or…When Social Networking Feels “Too Social”
When networking successfully today, we’re told it shouldn’t be all about business. When we come out of the gate promoting our products and services, people are turned off and?tune us out. Whether at a live networking event or connecting with people through virtual social networking sites, no one want to receive sales pitches, marketing emails, and links to buy the “latest, greatest product on the market guaranteed to make you rich in just 10 days.” It is important to allow others to have a glimpse into our “real” selves in order to find?a basis for a connection (expertise, interests, location, etc.)?and then begin to build a relationship from there.
Is there risk in this? Sure there is, although I’d say it is a relatively minor one as long as we are selective about what and how much we reveal. Through virtual networking, it is easy to quickly feel comfortable with someone and assume a greater degree of familiarity than might actually be reciproacted.? We don’t often have a well-defined and clearly-communicated sense of where the line is between appropriate and inappropriate networking interactions, but I’d venture to say that we sure do know it when that line has been crossed.
What has been your experience and how have you handled it? Have you been surprised by being called “Sweetie” or “Honey” in emails from business contacts??Have you ever?felt that line has ever been crossed? Has anyone ever told you that you had taken the interaction a little too far?
While I have heard such tales from others and have experienced several myself, I’m more interested to hear your perspective. Is there such a thing as personal space in the world of virtual and business networking?
I suppose it’s a personal preference, but I really don’t feel closer to the people who post pictures of their daily lattes, tell me they are going to lunch or what they had for lunch. I’d much rather get to know people through thoughtful comments on current events, other people’s blogs, business strategies. Even more global conversations about weather, kids, spouses, dogs are more preferable to me than “just had a rare hamburger and sweet potato fries” posts.
And I’ve NEVER had anyone call me sweetie, honey, or babe in an email. Plenty in real life, and most of them don’t mean anything by it. Those that are trying to denigrate me will also underestimate me — to their peril.
I think that its the motive for networking that determines the terminology. Those who wish to exclusively social network are in danger of observing instant familiarity and their terms “sweetie”, “honey” could be genuine terms of fondness. I for one feel that irony can very easily be misinterpreted, I for one use it in bucketfuls…and that feelings could be equally compromised in reverse.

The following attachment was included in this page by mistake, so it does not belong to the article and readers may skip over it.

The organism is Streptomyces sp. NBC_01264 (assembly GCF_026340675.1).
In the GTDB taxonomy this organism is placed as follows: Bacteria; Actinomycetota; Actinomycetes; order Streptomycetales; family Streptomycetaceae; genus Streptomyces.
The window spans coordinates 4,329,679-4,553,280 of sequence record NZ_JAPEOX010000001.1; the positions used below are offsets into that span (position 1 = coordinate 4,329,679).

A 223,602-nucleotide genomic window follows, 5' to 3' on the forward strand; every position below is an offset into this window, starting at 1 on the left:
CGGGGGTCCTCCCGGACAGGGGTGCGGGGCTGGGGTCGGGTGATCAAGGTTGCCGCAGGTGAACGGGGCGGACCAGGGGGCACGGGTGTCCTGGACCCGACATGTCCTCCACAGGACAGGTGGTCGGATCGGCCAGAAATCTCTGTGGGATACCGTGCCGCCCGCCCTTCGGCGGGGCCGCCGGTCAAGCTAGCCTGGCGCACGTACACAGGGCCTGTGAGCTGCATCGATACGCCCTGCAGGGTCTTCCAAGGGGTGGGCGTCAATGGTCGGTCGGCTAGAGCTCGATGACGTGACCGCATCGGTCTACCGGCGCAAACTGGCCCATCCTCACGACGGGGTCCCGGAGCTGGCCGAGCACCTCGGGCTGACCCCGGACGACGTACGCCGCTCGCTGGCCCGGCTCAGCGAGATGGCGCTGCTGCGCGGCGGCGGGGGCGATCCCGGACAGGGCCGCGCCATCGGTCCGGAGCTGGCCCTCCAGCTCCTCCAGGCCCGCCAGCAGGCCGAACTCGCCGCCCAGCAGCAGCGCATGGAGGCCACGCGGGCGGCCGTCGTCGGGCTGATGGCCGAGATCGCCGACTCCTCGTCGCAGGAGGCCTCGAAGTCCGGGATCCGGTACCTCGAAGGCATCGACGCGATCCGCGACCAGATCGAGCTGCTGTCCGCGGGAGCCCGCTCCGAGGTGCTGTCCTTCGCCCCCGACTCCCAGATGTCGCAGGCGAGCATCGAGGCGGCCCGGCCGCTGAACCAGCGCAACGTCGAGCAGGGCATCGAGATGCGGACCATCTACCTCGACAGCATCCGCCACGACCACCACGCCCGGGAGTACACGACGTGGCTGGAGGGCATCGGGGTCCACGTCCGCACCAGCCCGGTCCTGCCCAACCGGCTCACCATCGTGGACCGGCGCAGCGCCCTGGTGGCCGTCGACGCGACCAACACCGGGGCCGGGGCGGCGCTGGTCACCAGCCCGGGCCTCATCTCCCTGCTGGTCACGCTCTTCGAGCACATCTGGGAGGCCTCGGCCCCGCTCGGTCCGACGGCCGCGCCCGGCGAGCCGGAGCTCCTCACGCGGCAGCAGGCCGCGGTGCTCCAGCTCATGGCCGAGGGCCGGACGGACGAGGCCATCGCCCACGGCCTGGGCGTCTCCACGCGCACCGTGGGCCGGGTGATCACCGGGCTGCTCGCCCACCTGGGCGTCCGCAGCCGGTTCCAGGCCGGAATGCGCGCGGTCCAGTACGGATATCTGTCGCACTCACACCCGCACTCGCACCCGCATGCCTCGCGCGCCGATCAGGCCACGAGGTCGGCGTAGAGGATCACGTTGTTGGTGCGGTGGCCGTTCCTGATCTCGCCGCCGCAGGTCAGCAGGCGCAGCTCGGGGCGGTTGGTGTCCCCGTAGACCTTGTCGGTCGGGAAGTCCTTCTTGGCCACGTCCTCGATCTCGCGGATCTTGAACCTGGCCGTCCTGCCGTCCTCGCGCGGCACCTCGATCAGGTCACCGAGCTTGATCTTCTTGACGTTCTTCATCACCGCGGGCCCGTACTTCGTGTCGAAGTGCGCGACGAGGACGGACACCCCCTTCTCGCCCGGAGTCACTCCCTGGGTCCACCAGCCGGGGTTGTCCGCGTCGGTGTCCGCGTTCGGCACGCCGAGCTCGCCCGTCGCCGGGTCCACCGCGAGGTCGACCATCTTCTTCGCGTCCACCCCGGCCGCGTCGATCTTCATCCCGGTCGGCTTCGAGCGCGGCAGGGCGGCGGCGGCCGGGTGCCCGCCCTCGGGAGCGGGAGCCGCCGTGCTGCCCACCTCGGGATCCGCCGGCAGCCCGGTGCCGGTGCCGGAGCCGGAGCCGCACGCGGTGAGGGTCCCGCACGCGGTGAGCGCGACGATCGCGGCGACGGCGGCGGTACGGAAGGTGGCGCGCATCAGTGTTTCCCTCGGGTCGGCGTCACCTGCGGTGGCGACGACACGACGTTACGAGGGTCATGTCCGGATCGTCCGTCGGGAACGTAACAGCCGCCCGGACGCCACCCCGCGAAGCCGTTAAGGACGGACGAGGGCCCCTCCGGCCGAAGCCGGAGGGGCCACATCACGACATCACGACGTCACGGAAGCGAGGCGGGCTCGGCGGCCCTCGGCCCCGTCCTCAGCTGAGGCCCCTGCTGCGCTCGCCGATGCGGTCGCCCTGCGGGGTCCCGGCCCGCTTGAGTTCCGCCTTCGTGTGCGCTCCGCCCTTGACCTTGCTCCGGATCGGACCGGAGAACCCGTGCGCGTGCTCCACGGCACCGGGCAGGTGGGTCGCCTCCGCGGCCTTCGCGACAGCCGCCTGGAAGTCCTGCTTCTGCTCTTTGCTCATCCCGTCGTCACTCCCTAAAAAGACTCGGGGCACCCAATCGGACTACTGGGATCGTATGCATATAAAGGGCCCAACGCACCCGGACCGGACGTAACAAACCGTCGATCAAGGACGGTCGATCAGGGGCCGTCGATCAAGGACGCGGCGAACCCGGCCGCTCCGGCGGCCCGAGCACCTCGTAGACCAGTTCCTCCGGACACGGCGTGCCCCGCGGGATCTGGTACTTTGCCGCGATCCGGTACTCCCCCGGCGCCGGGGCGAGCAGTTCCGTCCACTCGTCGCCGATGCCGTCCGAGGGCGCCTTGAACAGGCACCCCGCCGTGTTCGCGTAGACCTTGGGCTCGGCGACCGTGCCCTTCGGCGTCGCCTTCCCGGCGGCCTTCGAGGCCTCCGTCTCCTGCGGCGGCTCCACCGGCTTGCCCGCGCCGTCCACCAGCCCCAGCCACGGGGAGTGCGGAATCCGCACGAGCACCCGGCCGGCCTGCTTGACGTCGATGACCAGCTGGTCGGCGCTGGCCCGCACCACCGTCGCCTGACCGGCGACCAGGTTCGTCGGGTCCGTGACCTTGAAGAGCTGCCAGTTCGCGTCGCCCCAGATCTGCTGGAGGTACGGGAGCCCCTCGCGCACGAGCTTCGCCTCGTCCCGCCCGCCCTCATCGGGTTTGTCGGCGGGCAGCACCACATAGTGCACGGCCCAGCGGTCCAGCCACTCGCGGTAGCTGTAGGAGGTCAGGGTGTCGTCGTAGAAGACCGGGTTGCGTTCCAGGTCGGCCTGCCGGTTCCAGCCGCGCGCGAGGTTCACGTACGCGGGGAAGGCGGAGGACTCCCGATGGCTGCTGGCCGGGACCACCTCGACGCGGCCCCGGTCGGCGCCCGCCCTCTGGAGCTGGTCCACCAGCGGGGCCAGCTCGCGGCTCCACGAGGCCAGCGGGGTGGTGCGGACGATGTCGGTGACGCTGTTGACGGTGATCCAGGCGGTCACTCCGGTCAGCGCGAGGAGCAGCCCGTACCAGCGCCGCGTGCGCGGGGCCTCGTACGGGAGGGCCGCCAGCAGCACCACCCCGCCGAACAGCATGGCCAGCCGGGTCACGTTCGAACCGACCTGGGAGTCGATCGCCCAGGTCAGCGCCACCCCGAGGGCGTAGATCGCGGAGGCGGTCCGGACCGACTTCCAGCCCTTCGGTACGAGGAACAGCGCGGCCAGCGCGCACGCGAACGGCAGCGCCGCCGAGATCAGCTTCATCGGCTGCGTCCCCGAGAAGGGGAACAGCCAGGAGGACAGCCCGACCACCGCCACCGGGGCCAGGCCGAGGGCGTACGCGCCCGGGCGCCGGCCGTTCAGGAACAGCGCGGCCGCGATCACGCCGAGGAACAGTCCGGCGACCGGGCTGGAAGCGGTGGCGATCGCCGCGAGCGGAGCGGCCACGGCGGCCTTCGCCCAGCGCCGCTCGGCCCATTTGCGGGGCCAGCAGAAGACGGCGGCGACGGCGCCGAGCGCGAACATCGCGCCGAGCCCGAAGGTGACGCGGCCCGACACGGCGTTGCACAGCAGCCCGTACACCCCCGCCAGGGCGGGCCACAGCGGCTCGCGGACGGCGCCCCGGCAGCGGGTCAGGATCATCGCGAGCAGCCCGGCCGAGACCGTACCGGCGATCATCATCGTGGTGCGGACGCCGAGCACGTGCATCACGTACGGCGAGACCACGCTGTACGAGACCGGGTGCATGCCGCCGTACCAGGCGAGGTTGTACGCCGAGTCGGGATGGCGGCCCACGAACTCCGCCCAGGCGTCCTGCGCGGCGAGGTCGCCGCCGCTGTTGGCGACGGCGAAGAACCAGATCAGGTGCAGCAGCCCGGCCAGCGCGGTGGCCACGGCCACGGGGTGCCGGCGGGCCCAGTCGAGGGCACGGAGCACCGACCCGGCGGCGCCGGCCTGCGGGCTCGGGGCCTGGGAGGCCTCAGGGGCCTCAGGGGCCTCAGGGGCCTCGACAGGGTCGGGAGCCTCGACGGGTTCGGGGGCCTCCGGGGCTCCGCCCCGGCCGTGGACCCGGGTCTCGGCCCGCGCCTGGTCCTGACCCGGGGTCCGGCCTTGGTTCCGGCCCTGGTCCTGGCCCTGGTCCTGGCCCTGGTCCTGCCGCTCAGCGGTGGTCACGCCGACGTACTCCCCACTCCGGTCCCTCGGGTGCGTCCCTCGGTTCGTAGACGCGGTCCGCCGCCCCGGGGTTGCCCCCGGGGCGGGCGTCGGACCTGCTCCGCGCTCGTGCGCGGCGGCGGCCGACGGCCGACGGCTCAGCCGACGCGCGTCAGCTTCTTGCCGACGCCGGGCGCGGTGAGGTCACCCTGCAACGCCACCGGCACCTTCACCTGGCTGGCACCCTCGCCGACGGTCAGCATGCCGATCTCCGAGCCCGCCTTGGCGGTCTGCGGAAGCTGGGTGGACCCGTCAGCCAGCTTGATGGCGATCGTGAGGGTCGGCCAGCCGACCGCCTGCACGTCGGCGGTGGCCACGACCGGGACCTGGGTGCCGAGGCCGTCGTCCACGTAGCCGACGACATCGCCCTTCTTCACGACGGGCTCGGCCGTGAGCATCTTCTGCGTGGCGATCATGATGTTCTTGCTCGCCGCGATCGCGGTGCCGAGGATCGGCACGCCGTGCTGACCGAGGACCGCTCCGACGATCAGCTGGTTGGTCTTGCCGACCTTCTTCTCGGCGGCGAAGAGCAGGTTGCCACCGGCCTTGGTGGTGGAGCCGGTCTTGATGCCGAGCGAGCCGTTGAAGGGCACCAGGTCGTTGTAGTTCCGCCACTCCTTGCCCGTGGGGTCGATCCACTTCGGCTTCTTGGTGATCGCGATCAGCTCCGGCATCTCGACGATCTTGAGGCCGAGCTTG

That all said, most who enter the virtual world, have their eyes wide open. If they exercise their own code of conduct and pick and choose according to this, virtual personal space should be assured.
That all said, I think that the power of the written word cannot be underestimated, lots more can be said to some apparent stranger than indeed a lifetime of verbal conversations to a loved one…
How personal a person should get on social networking depends on what his or her goal is. A person seeking director-level position in corporate management probably shouldn’t be posting photos of the day’s latte. A life coach whose niche is people who want to quit their day jobs and move overseas might well post photos of lattes imbibed at cafes around the world.
I sometimes post trivia about movies I’m watching; I sometimes work (for pay) as a movie reviewer. To an observer, maybe my movie review posts seem trivial. It probably looked great to my employers, who wanted traffic to their site.
For me, one of the interesting things about social networking is that all of these kinds of conversations are going on in the same place at the same time.
I was only called honey online once and for some reason, it made me smile. In person, it might not have.
Interesting points, Irene. Can’t recall being called “sweetie” or “honey” online, although it’s happened in person by complete strangers and close friends/family.
In the Quantum MasterMind calls I created for solopreneurs, one of the most common comments is: Despite the plethora of social media, many solo biz owners feel even more isolated than when they did all their marketing offline!
Solo small business owners, especially, crave the deeper discussions and reaching out to help (and be helped) by others who understand what they are doing.
Thanks for adding your perspective, Nancy. I agree that when working primarily alone, it can feel very isolating. I do crave the relationships social networking has afforded me. Along the way, there have been a few which felt that they crossed the line with me. Getting to know people face-to-face is complicated enough and misunderstandings can certainly occur. Getting to know people online is even trickier.